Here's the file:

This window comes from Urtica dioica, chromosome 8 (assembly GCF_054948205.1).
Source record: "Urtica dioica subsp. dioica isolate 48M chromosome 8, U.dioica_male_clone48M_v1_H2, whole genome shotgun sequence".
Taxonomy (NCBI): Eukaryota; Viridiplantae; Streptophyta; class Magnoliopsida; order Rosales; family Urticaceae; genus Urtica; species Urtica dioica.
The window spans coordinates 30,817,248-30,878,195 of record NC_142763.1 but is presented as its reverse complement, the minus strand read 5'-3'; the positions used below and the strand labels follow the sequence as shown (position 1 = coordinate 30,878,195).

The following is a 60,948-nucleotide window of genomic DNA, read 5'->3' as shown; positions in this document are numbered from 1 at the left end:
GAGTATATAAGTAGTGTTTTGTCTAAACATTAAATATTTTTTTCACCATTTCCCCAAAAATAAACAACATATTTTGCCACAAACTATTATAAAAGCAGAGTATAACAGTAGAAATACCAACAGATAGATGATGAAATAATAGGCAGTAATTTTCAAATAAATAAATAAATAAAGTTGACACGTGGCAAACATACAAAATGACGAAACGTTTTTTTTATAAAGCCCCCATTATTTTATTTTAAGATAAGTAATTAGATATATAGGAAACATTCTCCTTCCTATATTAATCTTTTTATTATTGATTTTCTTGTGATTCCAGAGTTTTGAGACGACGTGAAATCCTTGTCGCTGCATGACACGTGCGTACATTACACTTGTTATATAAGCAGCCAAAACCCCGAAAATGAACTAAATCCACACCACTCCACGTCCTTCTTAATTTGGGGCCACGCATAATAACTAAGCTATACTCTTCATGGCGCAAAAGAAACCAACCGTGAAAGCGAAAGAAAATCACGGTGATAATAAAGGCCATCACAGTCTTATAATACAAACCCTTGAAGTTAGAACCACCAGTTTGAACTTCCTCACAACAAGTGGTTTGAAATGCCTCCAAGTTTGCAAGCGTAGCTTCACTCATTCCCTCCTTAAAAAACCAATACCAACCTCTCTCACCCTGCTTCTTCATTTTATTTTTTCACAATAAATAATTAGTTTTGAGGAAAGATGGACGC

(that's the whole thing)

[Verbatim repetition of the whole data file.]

This window comes from Urtica dioica, chromosome 8 (assembly GCF_054948205.1).
Source record: "Urtica dioica subsp. dioica isolate 48M chromosome 8, U.dioica_male_clone48M_v1_H2, whole genome shotgun sequence".
Taxonomy (NCBI): Eukaryota; Viridiplantae; Streptophyta; class Magnoliopsida; order Rosales; family Urticaceae; genus Urtica; species Urtica dioica.
The window spans coordinates 30,817,248-30,878,195 of record NC_142763.1 but is presented as its reverse complement, the minus strand read 5'-3'; the positions used below and the strand labels follow the sequence as shown (position 1 = coordinate 30,878,195).

The following is a 60,948-nucleotide window of genomic DNA, read 5'->3' as shown; positions in this document are numbered from 1 at the left end:
GAGTATATAAGTAGTGTTTTGTCTAAACATTAAATATTTTTTTCACCATTTCCCCAAAAATAAACAACATATTTTGCCACAAACTATTATAAAAGCAGAGTATAACAGTAGAAATACCAACAGATAGATGATGAAATAATAGGCAGTAATTTTCAAATAAATAAATAAATAAAGTTGACACGTGGCAAACATACAAAATGACGAAACGTTTTTTTTATAAAGCCCCCATTATTTTATTTTAAGATAAGTAATTAGATATATAGGAAACATTCTCCTTCCTATATTAATCTTTTTATTATTGATTTTCTTGTGATTCCAGAGTTTTGAGACGACGTGAAATCCTTGTCGCTGCATGACACGTGCGTACATTACACTTGTTATATAAGCAGCCAAAACCCCGAAAATGAACTAAATCCACACCACTCCACGTCCTTCTTAATTTGGGGCCACGCATAATAACTAAGCTATACTCTTCATGGCGCAAAAGAAACCAACCGTGAAAGCGAAAGAAAATCACGGTGATAATAAAGGCCATCACAGTCTTATAATACAAACCCTTGAAGTTAGAACCACCAGTTTGAACTTCCTCACAACAAGTGGTTTGAAATGCCTCCAAGTTTGCAAGCGTAGCTTCACTCATTCCCTCCTTAAAAAACCAATACCAACCTCTCTCACCCTGCTTCTTCATTTTATTTTTTCACAATAAATAATTAGTTTTGAGGAAAGATGGACGC